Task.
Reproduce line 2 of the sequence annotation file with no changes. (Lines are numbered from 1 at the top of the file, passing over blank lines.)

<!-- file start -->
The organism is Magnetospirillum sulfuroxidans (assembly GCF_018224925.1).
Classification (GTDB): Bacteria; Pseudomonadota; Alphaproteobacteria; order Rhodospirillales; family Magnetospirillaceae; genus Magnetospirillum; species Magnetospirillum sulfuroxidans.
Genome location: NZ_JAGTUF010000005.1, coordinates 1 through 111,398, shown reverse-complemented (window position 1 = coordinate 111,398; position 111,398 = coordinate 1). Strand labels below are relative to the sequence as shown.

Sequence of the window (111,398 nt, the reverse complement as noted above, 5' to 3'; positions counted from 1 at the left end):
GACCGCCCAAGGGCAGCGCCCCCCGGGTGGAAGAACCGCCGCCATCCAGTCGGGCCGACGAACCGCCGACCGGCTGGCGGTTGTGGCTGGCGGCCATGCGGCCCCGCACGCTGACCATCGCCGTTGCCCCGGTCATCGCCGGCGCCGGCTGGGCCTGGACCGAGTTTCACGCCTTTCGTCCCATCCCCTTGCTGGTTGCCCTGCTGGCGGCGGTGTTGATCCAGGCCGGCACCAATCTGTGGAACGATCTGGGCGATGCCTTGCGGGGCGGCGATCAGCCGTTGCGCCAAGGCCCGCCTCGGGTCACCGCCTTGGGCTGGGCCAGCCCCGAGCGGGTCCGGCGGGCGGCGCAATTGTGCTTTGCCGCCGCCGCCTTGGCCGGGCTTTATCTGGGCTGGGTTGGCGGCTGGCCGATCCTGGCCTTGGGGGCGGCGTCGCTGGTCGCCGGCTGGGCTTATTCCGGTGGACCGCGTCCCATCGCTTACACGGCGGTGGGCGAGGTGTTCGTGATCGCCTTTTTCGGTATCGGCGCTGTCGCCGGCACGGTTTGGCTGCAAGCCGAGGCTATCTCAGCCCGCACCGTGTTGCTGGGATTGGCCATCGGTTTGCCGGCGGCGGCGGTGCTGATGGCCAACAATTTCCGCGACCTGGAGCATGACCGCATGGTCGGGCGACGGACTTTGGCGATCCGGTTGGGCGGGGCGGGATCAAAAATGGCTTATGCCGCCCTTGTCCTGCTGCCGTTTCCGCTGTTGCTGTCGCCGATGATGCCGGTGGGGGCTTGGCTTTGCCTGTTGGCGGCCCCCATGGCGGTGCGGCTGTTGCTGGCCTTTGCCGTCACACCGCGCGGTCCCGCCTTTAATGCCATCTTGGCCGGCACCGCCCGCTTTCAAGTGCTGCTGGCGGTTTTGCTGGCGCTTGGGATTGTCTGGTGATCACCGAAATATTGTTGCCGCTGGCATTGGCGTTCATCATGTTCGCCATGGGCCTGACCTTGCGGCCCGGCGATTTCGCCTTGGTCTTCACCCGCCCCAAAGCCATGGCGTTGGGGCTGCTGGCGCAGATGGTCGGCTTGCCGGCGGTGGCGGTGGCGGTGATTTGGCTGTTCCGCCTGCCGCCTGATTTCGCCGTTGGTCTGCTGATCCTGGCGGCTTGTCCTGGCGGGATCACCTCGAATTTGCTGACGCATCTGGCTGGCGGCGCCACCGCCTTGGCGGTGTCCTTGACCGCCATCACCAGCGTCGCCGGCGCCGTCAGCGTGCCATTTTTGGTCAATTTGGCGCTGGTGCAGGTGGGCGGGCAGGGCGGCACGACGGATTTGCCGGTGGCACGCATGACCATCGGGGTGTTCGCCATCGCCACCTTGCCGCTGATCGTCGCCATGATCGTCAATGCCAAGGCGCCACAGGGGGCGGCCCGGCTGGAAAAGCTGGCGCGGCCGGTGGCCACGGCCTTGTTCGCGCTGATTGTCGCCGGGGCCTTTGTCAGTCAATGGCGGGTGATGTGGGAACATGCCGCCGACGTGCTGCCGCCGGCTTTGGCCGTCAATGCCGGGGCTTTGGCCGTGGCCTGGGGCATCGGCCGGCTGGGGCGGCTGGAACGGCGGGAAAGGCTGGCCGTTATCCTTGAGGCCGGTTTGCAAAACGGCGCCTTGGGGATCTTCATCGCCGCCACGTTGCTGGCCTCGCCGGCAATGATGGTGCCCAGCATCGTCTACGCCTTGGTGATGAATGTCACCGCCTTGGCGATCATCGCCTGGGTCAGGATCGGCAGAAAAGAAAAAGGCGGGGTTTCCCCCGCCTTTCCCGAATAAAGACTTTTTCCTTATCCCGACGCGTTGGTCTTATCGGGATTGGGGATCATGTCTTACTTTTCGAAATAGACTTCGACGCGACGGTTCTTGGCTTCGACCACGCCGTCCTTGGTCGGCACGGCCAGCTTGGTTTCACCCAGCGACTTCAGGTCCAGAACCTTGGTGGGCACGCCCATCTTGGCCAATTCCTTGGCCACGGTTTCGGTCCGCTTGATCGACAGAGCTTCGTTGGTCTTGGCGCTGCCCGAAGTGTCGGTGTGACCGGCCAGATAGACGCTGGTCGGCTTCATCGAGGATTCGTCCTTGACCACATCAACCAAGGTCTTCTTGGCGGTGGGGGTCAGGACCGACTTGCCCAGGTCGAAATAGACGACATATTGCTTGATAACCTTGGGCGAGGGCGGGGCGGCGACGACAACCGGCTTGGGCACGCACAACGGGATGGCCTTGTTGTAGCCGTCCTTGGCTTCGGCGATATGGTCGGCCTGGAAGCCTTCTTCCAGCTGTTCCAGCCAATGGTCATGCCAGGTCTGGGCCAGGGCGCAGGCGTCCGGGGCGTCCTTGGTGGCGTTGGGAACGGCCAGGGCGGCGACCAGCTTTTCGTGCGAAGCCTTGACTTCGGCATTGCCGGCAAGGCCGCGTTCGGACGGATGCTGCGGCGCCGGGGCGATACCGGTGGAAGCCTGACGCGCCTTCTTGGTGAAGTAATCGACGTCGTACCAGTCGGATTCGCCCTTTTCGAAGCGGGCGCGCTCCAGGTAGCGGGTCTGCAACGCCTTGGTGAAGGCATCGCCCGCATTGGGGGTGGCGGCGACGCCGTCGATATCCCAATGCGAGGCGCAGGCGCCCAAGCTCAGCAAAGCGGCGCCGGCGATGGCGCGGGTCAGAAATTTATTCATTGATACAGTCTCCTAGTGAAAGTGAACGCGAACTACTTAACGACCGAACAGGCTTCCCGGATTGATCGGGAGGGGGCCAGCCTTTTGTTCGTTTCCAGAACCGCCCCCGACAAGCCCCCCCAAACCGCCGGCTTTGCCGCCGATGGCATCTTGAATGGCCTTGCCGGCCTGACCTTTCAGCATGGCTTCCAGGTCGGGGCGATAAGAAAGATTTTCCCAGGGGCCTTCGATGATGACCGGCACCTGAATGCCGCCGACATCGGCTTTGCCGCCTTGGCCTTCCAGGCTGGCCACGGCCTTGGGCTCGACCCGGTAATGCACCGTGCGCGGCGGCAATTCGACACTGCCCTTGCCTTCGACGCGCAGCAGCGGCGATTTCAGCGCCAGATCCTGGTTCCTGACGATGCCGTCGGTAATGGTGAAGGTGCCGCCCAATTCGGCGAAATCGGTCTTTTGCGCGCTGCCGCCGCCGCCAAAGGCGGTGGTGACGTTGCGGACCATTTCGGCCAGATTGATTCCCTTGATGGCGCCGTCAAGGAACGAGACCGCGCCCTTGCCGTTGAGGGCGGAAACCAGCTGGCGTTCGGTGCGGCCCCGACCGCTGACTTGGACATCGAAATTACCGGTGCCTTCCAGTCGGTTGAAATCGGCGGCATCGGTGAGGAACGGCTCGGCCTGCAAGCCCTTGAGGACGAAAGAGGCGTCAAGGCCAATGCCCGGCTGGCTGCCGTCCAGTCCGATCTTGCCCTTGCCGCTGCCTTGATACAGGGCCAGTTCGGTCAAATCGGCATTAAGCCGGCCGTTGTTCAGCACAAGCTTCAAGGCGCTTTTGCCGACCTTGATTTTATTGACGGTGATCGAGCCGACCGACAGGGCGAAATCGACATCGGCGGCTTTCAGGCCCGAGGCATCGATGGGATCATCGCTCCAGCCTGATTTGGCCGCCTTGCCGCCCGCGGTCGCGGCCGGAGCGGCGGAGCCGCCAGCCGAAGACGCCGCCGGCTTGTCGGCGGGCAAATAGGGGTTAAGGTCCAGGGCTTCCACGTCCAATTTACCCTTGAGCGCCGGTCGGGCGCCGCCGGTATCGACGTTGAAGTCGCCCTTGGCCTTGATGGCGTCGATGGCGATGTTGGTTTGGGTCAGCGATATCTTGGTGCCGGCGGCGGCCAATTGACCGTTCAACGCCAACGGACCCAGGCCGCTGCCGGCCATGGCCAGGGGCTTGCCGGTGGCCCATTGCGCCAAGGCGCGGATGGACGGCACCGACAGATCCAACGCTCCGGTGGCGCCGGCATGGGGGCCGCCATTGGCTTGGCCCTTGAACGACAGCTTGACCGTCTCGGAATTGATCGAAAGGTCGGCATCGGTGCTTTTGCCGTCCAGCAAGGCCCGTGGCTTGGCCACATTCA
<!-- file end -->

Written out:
Classification (GTDB): Bacteria; Pseudomonadota; Alphaproteobacteria; order Rhodospirillales; family Magnetospirillaceae; genus Magnetospirillum; species Magnetospirillum sulfuroxidans.